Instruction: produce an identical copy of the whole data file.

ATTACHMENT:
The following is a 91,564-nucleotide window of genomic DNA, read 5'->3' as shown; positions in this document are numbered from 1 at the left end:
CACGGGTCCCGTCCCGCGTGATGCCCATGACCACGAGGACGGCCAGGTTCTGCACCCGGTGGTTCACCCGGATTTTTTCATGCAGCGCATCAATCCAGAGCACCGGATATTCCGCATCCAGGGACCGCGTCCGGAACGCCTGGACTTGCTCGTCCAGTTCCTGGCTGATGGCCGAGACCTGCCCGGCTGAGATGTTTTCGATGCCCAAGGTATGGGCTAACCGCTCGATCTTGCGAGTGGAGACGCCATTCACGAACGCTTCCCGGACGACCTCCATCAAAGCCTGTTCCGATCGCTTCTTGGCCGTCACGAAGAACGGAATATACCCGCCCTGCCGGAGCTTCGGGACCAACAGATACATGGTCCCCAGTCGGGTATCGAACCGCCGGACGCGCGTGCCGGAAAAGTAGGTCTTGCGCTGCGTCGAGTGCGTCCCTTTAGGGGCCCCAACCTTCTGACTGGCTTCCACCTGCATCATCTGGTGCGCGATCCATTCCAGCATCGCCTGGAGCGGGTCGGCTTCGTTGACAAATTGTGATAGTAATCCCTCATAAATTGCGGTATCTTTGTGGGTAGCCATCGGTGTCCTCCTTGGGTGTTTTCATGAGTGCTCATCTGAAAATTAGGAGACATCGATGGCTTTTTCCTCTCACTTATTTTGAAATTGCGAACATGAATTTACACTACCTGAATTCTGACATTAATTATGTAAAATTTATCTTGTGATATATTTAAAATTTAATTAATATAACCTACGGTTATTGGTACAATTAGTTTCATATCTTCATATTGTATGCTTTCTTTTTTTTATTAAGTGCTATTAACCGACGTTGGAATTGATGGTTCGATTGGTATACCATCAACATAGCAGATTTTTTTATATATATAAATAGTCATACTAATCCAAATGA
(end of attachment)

The following is a 91,564-nucleotide window of genomic DNA, read 5'->3' as shown; positions in this document are numbered from 1 at the left end:
CACGGGTCCCGTCCCGCGTGATGCCCATGACCACGAGGACGGCCAGGTTCTGCACCCGGTGGTTCACCCGGATTTTTTCATGCAGCGCATCAATCCAGAGCACCGGATATTCCGCATCCAGGGACCGCGTCCGGAACGCCTGGACTTGCTCGTCCAGTTCCTGGCTGATGGCCGAGACCTGCCCGGCTGAGATGTTTTCGATGCCCAAGGTATGGGCTAACCGCTCGATCTTGCGAGTGGAGACGCCATTCACGAACGCTTCCCGGACGACCTCCATCAAAGCCTGTTCCGATCGCTTCTTGGCCGTCACGAAGAACGGAATATACCCGCCCTGCCGGAGCTTCGGGACCAACAGATACATGGTCCCCAGTCGGGTATCGAACCGCCGGACGCGCGTGCCGGAAAAGTAGGTCTTGCGCTGCGTCGAGTGCGTCCCTTTAGGGGCCCCAACCTTCTGACTGGCTTCCACCTGCATCATCTGGTGCGCGATCCATTCCAGCATCGCCTGGAGCGGGTCGGCTTCGTTGACAAATTGTGATAGTAATCCCTCATAAATTGCGGTATCTTTGTGGGTAGCCATCGGTGTCCTCCTTGGGTGTTTTCATGAGTGCTCATCTGAAAATTAGGAGACATCGATGGCTTTTTCCTCTCACTTATTTTGAAATTGCGAACATGAATTTACACTACCTGAATTCTGACATTAATTATGTAAAATTTATCTTGTGATATATTTAAAATTTAATTAATATAACCTACGGTTATTGGTACAATTAGTTTCATATCTTCATATTGTATGCTTTCTTTTTTTTATTAAGTGCTATTAACCGACGTTGGAATTGATGGTTCGATTGGTATACCATCAACATAGCAGATTTTTTTATATATATAAATAGTCATACTAATCCAAATGA